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Re: Changing line widths in the Emacs source code

From: Vladimir Sedach
Subject: Re: Changing line widths in the Emacs source code
Date: Sun, 13 Sep 2020 11:38:40 -0700
User-agent: mu4e 1.3.10; emacs 26.2

Alan Mackenzie <acm@muc.de> writes:

> It remains a good choice, now.  Wide text is more difficult to read.
> For that reason, newspaper columns (remember them?) were typically much
> less than 80 columns wide.

The optimum line length for legibility has been found to be 55-60
characters over hundreds of years of book publishing experience. 90
characters per line is considered the absolute maximum, and you
rarely see it. "Today's wide screens" is as bad of a reason for
increasing line length in text files as "today's wide paper" would be
an excuse to increase line length in books.

> My Linux TTY screen is 240 characters wide and 67 lines high.  With that
> I can get Follow Mode three windows wide, giving me a total display of
> 195 contiguous lines of a single buffer.  There are only occasional
> lines which need to be wrapped.  This is very helpful, particularly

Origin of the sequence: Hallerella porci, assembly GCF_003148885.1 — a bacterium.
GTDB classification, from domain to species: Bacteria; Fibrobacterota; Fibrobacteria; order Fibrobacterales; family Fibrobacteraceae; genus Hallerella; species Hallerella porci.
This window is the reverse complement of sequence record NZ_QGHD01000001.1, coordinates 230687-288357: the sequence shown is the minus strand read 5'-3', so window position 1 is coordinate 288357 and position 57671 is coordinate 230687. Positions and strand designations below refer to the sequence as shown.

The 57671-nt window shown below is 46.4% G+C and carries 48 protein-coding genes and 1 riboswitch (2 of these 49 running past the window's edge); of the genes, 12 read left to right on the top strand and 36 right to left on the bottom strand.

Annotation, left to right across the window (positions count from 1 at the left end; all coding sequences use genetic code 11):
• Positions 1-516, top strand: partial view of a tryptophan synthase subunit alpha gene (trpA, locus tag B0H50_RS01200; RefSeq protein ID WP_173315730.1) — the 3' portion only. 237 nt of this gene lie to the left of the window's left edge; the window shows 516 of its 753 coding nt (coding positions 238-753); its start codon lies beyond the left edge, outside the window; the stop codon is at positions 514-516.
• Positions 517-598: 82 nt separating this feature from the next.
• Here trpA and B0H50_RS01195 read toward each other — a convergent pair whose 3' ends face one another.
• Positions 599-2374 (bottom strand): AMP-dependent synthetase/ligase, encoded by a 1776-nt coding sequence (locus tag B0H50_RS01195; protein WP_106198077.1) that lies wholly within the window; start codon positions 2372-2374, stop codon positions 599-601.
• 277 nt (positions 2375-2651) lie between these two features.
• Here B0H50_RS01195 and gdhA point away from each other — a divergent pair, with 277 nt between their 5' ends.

> whilst debugging.

I did a lot of testing in 2017, and found that even the lowest
resolution 16:9 laptop displays could show 3 columns of 70 character
wide text side-by-side, which works really well with Emacs and
particularly with EXWM.

I switched from 120 character line width for code to 70 columns
everywhere. The main motivation was that this allows more information
to be displayed on the screen, and easier buffer/EXWM window
navigation. What I found is that this actually improved code
legibility, and had the unexpected side-effect of making it easier to
include code in e-mails, documentation, and blog posts, improving

If anything, consider formatting your code to less than 80 characters
per line.

Vladimir Sedach
Software engineering services in Los Angeles https://oneofus.la

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